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Diana [Blu-ray]


List Price: $29.98
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Product Details

  • Actors: Naomi Watts, Naveen Andrews, Douglas Hodge
  • Format: Multiple Formats, Blu-ray, AC-3, DTS Surround Sound, Widescreen
  • Language: English
  • Subtitles: English
  • Region: Region A/1 (Read more about DVD/Blu-ray formats.)
  • Aspect Ratio: 1.85:1
  • Number of discs: 1
  • Rated: PG-13 (Parental Guidance Suggested)
  • Studio: Entertainment One
  • DVD Release Date: February 11, 2014
  • Run Time: 113 minutes
  • Average Customer Review: 3.2 out of 5 stars  See all reviews (207 customer reviews)
  • ASIN: B00GM7SUY8
  • Amazon Best Sellers Rank: #37,392 in Movies & TV (See Top 100 in Movies & TV)

Editorial Reviews

Celebrated and adored by millions, she was the Queen of people s hearts, yet the bittersweet story of the last man to truly capture hers has never before been told. Princess Diana (Naomi Watts), at one time the most famous woman in the world, inspired a nation with her generosity, compassion and kindness and ultimately, in her final years, she would meet the man who inspired her. In a story that is as heartbreaking as it is uplifting, DIANA reveals a period in the Princess s life that was uniquely important in fulfilling her search for true happiness and sealing her legacy. Bonus Features: Interviews with cast & crew, Diana Fashion Photo Booklet.

Customer Reviews

The story was interesting, and the cinematography was very well done.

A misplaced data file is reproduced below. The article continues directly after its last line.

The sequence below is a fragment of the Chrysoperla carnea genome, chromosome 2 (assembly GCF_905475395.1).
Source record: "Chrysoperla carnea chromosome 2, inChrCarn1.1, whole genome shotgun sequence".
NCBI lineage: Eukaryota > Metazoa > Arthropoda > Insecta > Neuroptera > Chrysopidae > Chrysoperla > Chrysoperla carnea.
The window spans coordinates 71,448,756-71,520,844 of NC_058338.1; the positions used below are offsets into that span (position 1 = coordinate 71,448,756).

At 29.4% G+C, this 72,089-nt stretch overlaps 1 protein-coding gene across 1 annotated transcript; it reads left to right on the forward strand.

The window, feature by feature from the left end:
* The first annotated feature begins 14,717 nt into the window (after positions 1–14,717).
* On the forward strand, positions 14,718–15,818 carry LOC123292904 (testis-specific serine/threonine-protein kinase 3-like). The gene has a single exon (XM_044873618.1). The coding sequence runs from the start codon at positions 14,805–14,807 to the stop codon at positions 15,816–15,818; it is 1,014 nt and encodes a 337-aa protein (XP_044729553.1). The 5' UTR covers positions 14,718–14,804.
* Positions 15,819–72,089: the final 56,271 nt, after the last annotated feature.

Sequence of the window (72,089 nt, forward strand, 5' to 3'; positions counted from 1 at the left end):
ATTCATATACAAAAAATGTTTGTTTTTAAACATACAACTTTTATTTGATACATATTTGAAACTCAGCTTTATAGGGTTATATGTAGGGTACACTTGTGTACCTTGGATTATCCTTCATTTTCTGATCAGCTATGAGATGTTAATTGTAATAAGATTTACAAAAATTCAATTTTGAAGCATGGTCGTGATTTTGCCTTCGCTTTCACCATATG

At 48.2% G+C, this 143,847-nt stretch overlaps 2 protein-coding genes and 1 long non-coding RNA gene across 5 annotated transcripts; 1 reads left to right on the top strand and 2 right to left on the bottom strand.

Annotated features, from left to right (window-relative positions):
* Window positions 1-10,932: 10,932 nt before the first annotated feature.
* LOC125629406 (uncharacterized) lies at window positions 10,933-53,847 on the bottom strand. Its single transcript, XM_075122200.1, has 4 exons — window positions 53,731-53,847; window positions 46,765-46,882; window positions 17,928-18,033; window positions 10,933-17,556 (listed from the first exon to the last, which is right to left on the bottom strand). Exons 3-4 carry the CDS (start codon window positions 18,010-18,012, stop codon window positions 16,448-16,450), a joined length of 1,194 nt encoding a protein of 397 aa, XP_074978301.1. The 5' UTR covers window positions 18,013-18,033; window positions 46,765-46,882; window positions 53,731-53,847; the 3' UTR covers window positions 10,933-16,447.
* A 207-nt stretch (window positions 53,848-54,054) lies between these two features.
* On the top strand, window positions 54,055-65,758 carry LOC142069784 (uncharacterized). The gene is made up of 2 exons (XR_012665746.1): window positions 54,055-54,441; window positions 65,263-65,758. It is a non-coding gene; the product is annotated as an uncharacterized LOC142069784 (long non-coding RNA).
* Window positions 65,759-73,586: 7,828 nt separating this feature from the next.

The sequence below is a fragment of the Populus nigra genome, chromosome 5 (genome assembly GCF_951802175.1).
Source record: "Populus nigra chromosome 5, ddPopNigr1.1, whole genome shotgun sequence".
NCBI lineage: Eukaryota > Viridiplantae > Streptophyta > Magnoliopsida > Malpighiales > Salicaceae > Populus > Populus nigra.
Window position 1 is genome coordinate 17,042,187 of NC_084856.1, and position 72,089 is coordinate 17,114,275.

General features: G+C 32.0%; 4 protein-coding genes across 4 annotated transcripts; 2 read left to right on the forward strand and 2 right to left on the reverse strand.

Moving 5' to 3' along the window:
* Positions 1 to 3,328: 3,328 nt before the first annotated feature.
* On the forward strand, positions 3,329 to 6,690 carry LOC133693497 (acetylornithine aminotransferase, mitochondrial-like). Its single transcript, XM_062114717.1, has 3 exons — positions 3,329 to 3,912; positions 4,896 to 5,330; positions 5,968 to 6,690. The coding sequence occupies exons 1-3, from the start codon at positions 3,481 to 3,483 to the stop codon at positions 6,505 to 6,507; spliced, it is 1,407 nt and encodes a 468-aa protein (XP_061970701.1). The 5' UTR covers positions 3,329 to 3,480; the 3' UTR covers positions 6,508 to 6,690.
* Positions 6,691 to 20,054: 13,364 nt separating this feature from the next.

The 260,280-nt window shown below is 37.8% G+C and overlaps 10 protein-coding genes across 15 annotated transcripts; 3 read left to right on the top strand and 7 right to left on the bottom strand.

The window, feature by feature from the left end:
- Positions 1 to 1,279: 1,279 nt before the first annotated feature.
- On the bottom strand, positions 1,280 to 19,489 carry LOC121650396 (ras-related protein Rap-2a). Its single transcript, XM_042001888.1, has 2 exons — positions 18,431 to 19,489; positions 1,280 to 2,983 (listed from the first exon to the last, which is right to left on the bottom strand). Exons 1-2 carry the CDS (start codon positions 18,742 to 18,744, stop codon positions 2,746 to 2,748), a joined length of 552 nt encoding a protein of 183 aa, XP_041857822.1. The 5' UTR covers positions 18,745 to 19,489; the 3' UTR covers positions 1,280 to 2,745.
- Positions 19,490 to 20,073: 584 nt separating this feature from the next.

Chelsea Girl
I like Naomi Watts as an actress but I'm sorry, she just doesn't carry off Princess Diana at all.
GEL
Not only did Naomi look nothing like Diana, but this movie was just a big BORE.
Andrew Downey

Most Helpful Customer Reviews

83 of 92 people found the following review helpful By Paul Allaer TOP 100 REVIEWERVINE VOICE on November 12, 2013
Format: Blu-ray
"Diana" (2013 release from the UK; 113 min. ) brings the last 2 years in the life of Diana, Princess of Wales. As the movie opens, we see Diana (played by Naomi Watts) getting ready in the Ritz Hotel in Paris, on that infamous day of August 31, 1997. Then the movie jumps back 2 years earlier. Diana and Charles are living separate lives. We see Diana in sweatpants and unhappy (and alone) at her London residence). By chance Diana meets Hasnat Khan, a Pakistani heart surgeon (played by Naveen Andrews). It isn't before long that Diana and Khan are falling for each other, and must go to extraordinary measures to keep this a secret from the press and from the world. Khan tells Diana about his passion for football (a/k/a soccer) and jazz, and at one point Diana even dons a black wig and the two go to a jazz club in London, where Diana has the time of her life. To tell you more of the 'plot' would be pointless.

Several comments: this movie has been universally panned by the critics, and it obviously has not done well at the box office either (more on that later), so I must admit I had some doubts about seeing this, but given that Naomi Watts was playing Diana, I took a chance on this. As it turns out, I quite enjoyed this movie! I have no idea whether the events between Diana and Kahn as depicted in this movie are accurate or whether some of them even happened at all (did the two of them really snuck out of London in Diana's butler's car and took a trip to the cliffs of Dover?).
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5 of 5 people found the following review helpful By Jan on February 26, 2014
Format: DVD Verified Purchase